Phosphorus Reductions in Runoff and Soils from Land-Applied Dairy Effluent Using Chemical Amendments: An Observation

A. M. S. McFarland, L. M. Hauck, A. P. Kruzic

Abstract


Field application of dairy effluent at nitrogen (N) agronomic rates generally leads to an over-application of phosphorus (P).  A build up of soil P then occurs that can increase the soluble P in rainfall-runoff.  Increases in runoff soluble P can cause surface water quality problems, because P is generally the limiting nutrient to algal growth in freshwater systems.  Chemical amendments may reduce P solubility from effluent application fields by binding P into less soluble forms.  This demonstration was conducted to display the impacts of two amendments, alum and gypsum, to soils and runoff using simulated rainfall conditions on a field historically used for dairy effluent application.  Large decreases in soluble P in runoff and soil extractable P were seen on the alum-amended plot compared to the control.  On the gypsum-amended plot, changes in soluble P concentrations in runoff were not observed, although small but notable decreases in soil P were indicated.  These results indicate that alum may be a suitable chemical amendment for reducing soluble P from dairy effluent application fields.  Long-term, replicated studies under natural rainfall conditions are needed to evaluate the impact of alum not only on runoff and soil P concentrations but also on forage quality and yield.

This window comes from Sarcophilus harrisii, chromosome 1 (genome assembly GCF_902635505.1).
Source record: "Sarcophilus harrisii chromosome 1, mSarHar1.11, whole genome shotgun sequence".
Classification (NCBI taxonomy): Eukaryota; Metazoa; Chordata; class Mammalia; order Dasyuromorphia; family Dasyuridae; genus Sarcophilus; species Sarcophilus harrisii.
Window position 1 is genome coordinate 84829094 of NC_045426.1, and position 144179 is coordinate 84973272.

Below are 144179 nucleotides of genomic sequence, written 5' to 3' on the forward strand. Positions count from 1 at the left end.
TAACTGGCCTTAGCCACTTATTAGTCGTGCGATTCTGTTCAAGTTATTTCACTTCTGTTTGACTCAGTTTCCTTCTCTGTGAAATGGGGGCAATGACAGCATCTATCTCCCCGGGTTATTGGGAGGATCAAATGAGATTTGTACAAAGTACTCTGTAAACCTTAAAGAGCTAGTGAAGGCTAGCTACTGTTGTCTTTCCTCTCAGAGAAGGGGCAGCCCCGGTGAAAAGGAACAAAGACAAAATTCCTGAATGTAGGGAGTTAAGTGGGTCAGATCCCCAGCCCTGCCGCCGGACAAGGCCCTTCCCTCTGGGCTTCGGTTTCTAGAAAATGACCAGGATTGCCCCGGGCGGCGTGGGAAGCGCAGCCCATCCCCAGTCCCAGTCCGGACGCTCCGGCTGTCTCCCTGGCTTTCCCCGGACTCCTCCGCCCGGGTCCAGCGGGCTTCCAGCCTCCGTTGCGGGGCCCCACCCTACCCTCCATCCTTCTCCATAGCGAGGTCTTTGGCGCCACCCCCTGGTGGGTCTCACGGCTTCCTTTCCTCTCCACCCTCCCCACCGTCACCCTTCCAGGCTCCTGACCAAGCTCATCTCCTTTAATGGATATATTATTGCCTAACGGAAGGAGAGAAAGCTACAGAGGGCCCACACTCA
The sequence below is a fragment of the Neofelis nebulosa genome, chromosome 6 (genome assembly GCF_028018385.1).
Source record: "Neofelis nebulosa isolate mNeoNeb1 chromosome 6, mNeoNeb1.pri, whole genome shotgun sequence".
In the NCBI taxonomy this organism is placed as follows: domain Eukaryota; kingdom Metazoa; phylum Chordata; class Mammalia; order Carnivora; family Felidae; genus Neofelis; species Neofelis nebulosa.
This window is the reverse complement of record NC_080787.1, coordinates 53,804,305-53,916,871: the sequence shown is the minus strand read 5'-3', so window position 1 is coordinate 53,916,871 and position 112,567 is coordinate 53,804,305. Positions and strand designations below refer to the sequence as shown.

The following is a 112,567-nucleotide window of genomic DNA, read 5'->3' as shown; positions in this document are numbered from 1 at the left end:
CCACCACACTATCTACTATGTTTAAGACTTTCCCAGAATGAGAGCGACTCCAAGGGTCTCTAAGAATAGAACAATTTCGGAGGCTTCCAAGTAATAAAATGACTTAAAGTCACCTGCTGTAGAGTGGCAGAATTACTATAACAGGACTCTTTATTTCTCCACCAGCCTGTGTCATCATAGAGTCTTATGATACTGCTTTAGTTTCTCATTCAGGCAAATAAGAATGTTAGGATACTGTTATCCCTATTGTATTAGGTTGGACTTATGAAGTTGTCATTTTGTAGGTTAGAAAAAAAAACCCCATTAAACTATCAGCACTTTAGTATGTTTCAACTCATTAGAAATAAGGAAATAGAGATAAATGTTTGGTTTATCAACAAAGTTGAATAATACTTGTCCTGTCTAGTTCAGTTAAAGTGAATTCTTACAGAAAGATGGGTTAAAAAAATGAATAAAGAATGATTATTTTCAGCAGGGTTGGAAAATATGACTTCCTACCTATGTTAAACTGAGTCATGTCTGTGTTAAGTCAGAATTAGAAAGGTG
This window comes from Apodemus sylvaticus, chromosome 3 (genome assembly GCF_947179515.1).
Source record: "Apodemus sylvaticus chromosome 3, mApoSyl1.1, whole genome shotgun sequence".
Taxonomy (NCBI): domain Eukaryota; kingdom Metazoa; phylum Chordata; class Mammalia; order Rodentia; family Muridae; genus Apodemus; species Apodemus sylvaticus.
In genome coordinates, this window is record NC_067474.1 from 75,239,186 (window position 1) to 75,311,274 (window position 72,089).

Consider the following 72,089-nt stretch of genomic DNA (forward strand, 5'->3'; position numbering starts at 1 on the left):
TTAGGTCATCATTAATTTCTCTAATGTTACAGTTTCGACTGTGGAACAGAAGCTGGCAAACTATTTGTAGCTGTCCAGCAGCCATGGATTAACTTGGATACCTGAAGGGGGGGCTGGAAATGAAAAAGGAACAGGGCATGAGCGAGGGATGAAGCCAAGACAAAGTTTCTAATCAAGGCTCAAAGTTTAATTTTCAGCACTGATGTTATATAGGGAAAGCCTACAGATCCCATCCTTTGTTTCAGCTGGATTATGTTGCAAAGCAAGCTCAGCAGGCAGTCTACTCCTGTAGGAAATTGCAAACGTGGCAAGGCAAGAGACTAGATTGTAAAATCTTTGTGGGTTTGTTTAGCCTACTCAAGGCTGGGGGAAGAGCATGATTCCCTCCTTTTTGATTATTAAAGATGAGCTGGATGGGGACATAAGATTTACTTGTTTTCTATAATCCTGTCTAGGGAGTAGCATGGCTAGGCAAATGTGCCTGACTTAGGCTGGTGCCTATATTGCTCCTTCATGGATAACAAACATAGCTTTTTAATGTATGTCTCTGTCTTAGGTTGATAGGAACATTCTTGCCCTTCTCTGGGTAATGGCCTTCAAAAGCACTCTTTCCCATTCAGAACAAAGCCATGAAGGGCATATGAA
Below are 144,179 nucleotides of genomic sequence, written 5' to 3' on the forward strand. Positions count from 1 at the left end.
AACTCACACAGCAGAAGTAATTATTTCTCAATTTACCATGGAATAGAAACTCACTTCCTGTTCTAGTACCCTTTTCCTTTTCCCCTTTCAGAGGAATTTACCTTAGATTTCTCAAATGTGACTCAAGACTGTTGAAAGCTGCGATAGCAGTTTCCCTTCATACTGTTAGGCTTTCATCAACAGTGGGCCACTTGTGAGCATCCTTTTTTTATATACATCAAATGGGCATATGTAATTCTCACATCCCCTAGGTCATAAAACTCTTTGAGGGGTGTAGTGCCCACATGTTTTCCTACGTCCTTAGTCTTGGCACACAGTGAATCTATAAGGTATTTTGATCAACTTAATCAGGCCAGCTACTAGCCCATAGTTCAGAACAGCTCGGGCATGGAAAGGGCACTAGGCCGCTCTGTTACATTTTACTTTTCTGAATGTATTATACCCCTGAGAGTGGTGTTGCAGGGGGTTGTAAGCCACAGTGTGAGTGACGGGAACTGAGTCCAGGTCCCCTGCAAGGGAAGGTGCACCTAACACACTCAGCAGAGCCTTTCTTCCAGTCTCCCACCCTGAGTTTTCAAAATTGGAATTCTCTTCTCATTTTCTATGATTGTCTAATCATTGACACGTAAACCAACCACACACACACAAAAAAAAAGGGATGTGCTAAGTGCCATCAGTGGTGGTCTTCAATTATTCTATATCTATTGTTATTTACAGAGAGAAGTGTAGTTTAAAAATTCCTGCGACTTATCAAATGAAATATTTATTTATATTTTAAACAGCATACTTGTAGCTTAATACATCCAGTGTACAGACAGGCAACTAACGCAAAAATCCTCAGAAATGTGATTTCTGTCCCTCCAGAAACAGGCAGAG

Keywords


soluable reactive phosphorous; alum gypsum; waste management; water quality

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